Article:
Immediately after the entry of the Germans to Dembitz, the public schools were forbidden to teach Jewish children. The Polish gymnasia, the only one in Dembitz, was closed. The cheders were closed and the children studied in a private manner in the houses of the teachers, or were taught by their parents to the best of their ability. People who could afford it purchased some books for their homes. The Torah scrolls were removed from the synagogues and divided up among the Jewish residents.


The German authorities in the city served at first as a regional government. The Gestapo did not get involved except in special circumstances. The government was headed by the district authorities (Kreiz Hauptmanschaft). Dembitz was regarded as its own “Kreiz” (district), along with a large surrounding area. The borders of the district were the towns of Rozwadow, Sedziszow, Pilzno, and Wielopole. The district head (Kreiz Hauptman) was Dr. Auswald, a reasonably easygoing German. His second in command was a young man from Vienna with the title of doctor. It later on became evident that he suffered the pain of the Jews and wished to help. Jewish matters were placed in his hands.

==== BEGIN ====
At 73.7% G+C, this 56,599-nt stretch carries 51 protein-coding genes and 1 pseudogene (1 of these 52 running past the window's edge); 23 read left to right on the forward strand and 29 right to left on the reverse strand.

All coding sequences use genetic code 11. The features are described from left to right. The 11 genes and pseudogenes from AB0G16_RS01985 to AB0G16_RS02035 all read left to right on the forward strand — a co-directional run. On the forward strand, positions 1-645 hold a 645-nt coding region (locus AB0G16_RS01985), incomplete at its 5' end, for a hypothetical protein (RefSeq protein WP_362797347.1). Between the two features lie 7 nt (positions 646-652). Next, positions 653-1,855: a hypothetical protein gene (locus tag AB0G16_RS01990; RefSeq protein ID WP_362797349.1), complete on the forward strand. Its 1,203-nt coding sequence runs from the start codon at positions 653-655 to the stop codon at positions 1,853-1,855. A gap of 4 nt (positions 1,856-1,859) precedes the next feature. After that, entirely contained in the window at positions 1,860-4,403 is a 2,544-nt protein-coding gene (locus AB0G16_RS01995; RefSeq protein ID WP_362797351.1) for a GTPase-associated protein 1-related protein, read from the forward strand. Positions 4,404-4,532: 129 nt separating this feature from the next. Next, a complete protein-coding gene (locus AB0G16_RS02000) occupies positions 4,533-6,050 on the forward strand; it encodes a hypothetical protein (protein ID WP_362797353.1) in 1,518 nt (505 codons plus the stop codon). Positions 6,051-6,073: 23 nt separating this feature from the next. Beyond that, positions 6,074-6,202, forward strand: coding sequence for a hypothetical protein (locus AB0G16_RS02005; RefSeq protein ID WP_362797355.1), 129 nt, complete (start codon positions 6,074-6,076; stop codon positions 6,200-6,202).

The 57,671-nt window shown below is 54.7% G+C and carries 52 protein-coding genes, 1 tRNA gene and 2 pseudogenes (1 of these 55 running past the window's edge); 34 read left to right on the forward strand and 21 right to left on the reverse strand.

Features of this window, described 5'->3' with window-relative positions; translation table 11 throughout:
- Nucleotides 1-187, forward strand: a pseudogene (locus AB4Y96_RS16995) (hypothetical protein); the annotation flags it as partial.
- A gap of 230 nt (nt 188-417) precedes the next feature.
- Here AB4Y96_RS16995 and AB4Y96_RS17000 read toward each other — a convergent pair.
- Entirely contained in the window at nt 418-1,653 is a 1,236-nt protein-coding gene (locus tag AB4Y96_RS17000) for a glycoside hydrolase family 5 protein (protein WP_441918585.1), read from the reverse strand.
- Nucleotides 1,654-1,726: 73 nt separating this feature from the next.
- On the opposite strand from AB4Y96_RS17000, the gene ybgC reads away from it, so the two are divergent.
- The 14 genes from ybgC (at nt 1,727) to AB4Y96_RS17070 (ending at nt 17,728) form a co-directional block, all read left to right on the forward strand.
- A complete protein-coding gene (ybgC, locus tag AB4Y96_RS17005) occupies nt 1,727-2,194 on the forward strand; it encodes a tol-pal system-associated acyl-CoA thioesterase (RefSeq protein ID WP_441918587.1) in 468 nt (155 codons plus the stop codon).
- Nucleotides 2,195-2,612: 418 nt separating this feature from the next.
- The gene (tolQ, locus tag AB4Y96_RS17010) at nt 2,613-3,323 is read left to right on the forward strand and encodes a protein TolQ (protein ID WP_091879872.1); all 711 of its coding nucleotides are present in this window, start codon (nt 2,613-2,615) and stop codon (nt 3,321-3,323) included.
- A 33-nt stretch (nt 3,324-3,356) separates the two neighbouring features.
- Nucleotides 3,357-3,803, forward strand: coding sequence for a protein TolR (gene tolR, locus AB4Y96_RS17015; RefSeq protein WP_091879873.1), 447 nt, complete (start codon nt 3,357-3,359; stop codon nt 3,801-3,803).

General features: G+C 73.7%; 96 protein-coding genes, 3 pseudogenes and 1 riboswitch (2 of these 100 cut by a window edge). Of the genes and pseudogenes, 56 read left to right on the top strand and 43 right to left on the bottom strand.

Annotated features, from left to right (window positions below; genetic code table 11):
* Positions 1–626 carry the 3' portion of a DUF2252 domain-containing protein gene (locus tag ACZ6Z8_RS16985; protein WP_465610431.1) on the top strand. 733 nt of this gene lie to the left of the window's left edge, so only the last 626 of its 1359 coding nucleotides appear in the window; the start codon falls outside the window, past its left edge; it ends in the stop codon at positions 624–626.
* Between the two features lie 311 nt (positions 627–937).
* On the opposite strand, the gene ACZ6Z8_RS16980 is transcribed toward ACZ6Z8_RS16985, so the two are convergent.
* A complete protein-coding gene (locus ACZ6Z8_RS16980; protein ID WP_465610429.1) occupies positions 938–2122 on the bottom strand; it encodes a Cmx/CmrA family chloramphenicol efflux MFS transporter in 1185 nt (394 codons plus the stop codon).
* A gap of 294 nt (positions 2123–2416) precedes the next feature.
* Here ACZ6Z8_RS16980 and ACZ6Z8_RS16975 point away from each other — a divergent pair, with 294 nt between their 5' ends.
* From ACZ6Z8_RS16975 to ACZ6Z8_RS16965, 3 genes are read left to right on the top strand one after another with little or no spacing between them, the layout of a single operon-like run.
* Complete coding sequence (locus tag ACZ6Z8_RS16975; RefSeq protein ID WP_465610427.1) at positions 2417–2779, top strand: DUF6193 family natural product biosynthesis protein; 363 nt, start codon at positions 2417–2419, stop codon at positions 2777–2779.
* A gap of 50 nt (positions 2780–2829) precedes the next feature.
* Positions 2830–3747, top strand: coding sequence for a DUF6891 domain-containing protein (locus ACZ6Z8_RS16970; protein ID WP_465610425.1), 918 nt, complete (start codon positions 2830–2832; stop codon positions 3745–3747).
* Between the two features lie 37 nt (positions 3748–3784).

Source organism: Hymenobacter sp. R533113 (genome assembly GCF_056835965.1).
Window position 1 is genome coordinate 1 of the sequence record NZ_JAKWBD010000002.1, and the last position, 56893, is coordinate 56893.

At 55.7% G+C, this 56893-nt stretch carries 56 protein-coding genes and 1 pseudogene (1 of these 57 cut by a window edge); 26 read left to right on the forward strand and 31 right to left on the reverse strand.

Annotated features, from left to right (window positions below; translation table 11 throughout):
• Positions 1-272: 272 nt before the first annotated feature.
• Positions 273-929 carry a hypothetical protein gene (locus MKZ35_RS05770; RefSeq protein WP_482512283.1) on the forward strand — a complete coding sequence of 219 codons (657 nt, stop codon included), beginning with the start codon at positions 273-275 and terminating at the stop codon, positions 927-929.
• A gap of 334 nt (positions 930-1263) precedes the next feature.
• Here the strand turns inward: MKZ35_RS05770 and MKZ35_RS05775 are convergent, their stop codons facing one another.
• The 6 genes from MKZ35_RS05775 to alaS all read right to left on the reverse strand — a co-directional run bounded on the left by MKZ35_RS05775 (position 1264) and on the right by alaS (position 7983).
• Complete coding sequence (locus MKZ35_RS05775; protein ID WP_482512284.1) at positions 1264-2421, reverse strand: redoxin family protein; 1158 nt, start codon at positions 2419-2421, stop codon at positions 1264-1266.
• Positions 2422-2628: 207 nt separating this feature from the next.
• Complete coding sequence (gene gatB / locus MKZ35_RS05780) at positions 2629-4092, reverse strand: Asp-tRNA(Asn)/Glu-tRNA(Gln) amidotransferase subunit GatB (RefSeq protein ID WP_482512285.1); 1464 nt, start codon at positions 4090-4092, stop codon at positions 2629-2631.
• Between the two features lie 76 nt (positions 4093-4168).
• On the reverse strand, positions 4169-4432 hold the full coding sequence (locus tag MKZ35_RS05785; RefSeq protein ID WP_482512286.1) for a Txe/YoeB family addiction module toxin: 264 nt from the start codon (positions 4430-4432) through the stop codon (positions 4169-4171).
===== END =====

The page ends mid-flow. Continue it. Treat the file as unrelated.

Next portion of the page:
At the beginning of the occupation, the Jews of Tarnobrzeg (Dzikow) and Rozwadow were expelled to the other side of the San. Most of them remained in the Russian district. Some of them returned and obtained permission to settle in their former cities, through the intercession of the Judenrat of Dembitz and the aforementioned vice district head. The lot of the Jews of Mielec was worse. They were expelled under German provocation immediately after the conquest, at a time when several dozen of them were murdered when they were together in the Jewish bathhouse.

During the early period of the Nazi occupation of Dembitz, the Germans did not place any special restrictions upon Jewish business. The Jews were permitted to move around freely, even by train, until the middle of 1940. The Jews of Dembitz would travel to Tarnow to purchase merchandise from the wholesalers without being disturbed. They were also suppliers of the German army institutions, and received fair and customary payment.